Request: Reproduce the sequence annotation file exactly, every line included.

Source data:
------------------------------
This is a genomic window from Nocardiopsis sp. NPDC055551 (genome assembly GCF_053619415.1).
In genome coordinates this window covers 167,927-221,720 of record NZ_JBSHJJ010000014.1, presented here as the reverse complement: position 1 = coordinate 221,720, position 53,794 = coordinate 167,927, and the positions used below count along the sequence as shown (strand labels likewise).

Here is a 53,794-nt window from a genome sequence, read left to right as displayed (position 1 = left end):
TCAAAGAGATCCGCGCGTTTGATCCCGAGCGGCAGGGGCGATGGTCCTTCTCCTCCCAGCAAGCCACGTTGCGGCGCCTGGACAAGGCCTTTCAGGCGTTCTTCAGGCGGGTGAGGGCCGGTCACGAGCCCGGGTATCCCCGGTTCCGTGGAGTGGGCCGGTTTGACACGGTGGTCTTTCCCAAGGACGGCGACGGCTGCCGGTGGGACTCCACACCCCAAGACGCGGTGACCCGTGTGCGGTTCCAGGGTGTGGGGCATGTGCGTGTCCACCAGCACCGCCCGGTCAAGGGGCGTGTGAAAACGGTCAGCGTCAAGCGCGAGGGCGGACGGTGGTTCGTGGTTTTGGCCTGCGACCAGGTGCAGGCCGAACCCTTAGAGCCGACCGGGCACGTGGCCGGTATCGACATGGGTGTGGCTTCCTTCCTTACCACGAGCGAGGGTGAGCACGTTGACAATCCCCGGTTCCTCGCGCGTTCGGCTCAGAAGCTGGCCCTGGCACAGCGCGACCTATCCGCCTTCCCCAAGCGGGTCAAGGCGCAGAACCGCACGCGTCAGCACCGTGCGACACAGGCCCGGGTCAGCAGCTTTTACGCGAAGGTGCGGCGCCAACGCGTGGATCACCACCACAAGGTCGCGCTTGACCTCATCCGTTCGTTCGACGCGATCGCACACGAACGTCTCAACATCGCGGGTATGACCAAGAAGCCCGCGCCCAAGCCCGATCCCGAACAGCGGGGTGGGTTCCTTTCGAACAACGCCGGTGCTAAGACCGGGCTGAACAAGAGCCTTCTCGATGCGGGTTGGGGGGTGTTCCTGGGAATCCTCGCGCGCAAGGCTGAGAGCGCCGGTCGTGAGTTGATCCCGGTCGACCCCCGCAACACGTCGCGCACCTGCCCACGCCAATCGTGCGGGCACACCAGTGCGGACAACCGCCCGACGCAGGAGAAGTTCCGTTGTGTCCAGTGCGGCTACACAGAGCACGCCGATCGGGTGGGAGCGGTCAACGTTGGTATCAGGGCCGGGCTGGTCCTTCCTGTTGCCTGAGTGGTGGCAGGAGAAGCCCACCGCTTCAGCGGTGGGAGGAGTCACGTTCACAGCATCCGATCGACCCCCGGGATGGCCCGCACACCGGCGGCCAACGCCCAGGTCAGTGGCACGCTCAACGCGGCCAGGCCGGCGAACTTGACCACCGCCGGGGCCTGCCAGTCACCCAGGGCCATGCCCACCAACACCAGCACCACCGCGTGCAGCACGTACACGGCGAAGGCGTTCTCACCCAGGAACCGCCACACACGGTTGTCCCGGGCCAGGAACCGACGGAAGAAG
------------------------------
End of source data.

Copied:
This is a genomic window from Nocardiopsis sp. NPDC055551 (genome assembly GCF_053619415.1).
In genome coordinates this window covers 167,927-221,720 of record NZ_JBSHJJ010000014.1, presented here as the reverse complement: position 1 = coordinate 221,720, position 53,794 = coordinate 167,927, and the positions used below count along the sequence as shown (strand labels likewise).

Here is a 53,794-nt window from a genome sequence, read left to right as displayed (position 1 = left end):
TCAAAGAGATCCGCGCGTTTGATCCCGAGCGGCAGGGGCGATGGTCCTTCTCCTCCCAGCAAGCCACGTTGCGGCGCCTGGACAAGGCCTTTCAGGCGTTCTTCAGGCGGGTGAGGGCCGGTCACGAGCCCGGGTATCCCCGGTTCCGTGGAGTGGGCCGGTTTGACACGGTGGTCTTTCCCAAGGACGGCGACGGCTGCCGGTGGGACTCCACACCCCAAGACGCGGTGACCCGTGTGCGGTTCCAGGGTGTGGGGCATGTGCGTGTCCACCAGCACCGCCCGGTCAAGGGGCGTGTGAAAACGGTCAGCGTCAAGCGCGAGGGCGGACGGTGGTTCGTGGTTTTGGCCTGCGACCAGGTGCAGGCCGAACCCTTAGAGCCGACCGGGCACGTGGCCGGTATCGACATGGGTGTGGCTTCCTTCCTTACCACGAGCGAGGGTGAGCACGTTGACAATCCCCGGTTCCTCGCGCGTTCGGCTCAGAAGCTGGCCCTGGCACAGCGCGACCTATCCGCCTTCCCCAAGCGGGTCAAGGCGCAGAACCGCACGCGTCAGCACCGTGCGACACAGGCCCGGGTCAGCAGCTTTTACGCGAAGGTGCGGCGCCAACGCGTGGATCACCACCACAAGGTCGCGCTTGACCTCATCCGTTCGTTCGACGCGATCGCACACGAACGTCTCAACATCGCGGGTATGACCAAGAAGCCCGCGCCCAAGCCCGATCCCGAACAGCGGGGTGGGTTCCTTTCGAACAACGCCGGTGCTAAGACCGGGCTGAACAAGAGCCTTCTCGATGCGGGTTGGGGGGTGTTCCTGGGAATCCTCGCGCGCAAGGCTGAGAGCGCCGGTCGTGAGTTGATCCCGGTCGACCCCCGCAACACGTCGCGCACCTGCCCACGCCAATCGTGCGGGCACACCAGTGCGGACAACCGCCCGACGCAGGAGAAGTTCCGTTGTGTCCAGTGCGGCTACACAGAGCACGCCGATCGGGTGGGAGCGGTCAACGTTGGTATCAGGGCCGGGCTGGTCCTTCCTGTTGCCTGAGTGGTGGCAGGAGAAGCCCACCGCTTCAGCGGTGGGAGGAGTCACGTTCACAGCATCCGATCGACCCCCGGGATGGCCCGCACACCGGCGGCCAACGCCCAGGTCAGTGGCACGCTCAACGCGGCCAGGCCGGCGAACTTGACCACCGCCGGGGCCTGCCAGTCACCCAGGGCCATGCCCACCAACACCAGCACCACCGCGTGCAGCACGTACACGGCGAAGGCGTTCTCACCCAGGAACCGCCACACACGGTTGTCCCGGGCCAGGAACCGACGGAAGAAG